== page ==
By Kyle | August 26, 2008
I was going to write about the convention last night (instead, I wound up going to a double feature of two upcoming fall films, “Appaloosa” and “Nick and Norah’s Infinite Playlist”) but didn’t. My impression: you get four shots to sock the pinata, Monday through Thursday, and last night was a clear miss.
The only two things that will remain in anyone’s memory are a) Ted Kennedy carrying on despite terminal illness, which may be brave and uplifting but has nothing to do with whether we should vote for Obama; and b) Sasha Obama ordering off the political menu and cutting up a la Rudy Giuliani’s kid during his 1994 inauguration as the finest leader this city has ever had.
People like cute kids (if I may indulge in a stereotype I daresay women voters especially like the idea of having small children in the White House). But Sasha’s dad looked tired and dull in his live appearance from Kansas City, and we all saw exactly how Barack responded to his little girl’s rather delightful antics. He was stiff and distant, tried to speak to whatever talking point he was trying to get across about whatever family he was hanging around with. He wasn’t in the moment. He was a robot.
Here is how a master politician like Bill Clinton would have responded to that unexpected situation: He would have, by sheer instinct, dropped his script and paid attention to his daughter, interacted with her, drawn her out, created a precious little moment.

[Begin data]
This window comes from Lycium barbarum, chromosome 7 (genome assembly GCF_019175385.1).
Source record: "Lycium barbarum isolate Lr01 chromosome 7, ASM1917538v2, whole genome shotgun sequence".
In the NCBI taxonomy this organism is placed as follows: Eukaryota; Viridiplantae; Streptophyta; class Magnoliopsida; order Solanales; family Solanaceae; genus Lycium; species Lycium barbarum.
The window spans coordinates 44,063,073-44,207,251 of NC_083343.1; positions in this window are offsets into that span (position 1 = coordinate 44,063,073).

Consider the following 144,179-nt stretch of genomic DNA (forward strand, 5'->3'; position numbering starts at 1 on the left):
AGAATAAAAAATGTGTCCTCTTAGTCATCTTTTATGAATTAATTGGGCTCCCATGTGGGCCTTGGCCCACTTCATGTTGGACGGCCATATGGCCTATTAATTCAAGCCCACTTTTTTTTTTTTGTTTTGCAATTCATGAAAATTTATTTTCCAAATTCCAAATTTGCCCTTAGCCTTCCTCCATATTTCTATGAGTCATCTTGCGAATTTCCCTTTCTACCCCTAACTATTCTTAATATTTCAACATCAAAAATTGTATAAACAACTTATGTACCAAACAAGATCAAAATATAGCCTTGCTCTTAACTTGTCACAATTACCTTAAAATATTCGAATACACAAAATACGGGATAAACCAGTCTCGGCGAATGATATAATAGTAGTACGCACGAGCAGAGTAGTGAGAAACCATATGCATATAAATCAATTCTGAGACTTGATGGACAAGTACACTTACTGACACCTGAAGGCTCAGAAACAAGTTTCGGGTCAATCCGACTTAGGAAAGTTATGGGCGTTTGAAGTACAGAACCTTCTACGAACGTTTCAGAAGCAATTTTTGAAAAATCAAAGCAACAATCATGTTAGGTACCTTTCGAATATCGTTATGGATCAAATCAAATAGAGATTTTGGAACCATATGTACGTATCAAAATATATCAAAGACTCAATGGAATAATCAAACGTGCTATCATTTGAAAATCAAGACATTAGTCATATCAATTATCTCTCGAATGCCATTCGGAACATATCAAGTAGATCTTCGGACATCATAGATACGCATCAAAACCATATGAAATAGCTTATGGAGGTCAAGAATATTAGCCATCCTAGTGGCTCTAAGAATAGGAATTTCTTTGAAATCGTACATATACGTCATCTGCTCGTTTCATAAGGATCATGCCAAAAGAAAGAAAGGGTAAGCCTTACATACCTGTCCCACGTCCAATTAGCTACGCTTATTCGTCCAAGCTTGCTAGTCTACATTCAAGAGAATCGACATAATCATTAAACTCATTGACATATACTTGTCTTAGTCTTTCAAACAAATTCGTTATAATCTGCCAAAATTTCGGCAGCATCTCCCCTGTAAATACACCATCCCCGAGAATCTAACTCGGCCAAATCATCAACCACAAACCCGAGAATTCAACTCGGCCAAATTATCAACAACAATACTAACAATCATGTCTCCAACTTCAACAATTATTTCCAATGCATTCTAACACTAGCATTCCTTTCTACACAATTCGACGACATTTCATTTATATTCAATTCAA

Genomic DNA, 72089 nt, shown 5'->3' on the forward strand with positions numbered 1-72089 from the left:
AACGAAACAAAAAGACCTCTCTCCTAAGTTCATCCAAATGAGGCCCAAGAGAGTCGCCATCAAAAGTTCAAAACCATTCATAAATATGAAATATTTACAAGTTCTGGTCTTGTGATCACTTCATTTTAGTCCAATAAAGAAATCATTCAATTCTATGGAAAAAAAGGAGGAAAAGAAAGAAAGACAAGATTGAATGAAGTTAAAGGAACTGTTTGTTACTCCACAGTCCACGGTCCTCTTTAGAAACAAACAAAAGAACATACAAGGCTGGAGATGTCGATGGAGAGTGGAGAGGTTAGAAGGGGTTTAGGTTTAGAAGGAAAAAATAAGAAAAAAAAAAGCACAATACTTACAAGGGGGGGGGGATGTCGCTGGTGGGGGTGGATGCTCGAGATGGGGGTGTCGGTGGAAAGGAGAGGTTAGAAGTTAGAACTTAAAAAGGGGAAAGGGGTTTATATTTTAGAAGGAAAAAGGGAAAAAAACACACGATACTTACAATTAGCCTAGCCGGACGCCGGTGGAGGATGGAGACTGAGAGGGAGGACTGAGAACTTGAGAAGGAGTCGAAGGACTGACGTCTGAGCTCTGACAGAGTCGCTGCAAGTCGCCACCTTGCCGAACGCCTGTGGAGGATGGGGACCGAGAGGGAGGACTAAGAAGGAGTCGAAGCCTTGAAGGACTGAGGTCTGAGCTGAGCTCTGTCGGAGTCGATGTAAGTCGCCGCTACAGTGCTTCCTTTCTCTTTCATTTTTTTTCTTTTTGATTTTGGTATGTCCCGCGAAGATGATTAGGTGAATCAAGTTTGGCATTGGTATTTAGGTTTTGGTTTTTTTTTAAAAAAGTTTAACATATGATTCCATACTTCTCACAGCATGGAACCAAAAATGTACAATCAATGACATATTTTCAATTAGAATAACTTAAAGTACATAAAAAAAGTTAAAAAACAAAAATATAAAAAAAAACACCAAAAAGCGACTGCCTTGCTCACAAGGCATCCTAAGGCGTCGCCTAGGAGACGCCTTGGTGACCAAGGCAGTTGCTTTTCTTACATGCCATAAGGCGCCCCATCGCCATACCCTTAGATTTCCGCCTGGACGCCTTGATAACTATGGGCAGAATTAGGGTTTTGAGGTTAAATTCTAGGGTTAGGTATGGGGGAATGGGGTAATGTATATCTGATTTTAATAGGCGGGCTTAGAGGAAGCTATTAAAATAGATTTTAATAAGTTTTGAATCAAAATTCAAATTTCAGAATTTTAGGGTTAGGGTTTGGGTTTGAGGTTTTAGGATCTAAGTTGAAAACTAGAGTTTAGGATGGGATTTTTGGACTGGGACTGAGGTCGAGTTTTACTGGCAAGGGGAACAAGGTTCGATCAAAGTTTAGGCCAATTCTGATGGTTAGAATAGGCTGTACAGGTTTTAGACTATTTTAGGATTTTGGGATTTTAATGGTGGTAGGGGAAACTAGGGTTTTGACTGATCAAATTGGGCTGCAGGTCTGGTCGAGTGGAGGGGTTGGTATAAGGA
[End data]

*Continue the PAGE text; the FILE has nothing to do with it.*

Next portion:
This is what Obama should have said when his daughter interrupted him: “Hi Sasha! I miss you! What did you do today? Are you being nice to your sister?” etc. The nation would have melted like pistachio ice cream on the Fourth of July.
Moreover, as David Brooks pointed out on PBS last night immediately after Michelle Obama’s perfectly okay but non-influential speech: It was a missed opportunity. She could have presented some candid family anecdotes, shared some snapshots, told charming stories about vacations and chores and teaching values to the girls. (I still remember a shot of Hillary and Bill Clinton chummily sharing a hammock together in a film used at the Democratic convention in 1992: Brilliant stuff.) What did she do? She talked about Barack’s lawyering ability, his community-organizing stuff, his alleged fight for equal rights for women, his alleged support of moving people from welfare to work. All of this is abstract political blah-blah, not the kind of thing that makes you fall in love with the next First Family. And Obama’s history of working in a law firm and doing community organizing (whatever that is; I think I’ll put it in quotes next time) is going to look like pretty weak sauce next week, when America hears about John McCain’s life.
So: Day one, strike one. I’m beginning to think that a comfortable McCain victory in November–four or five points–is quite possible.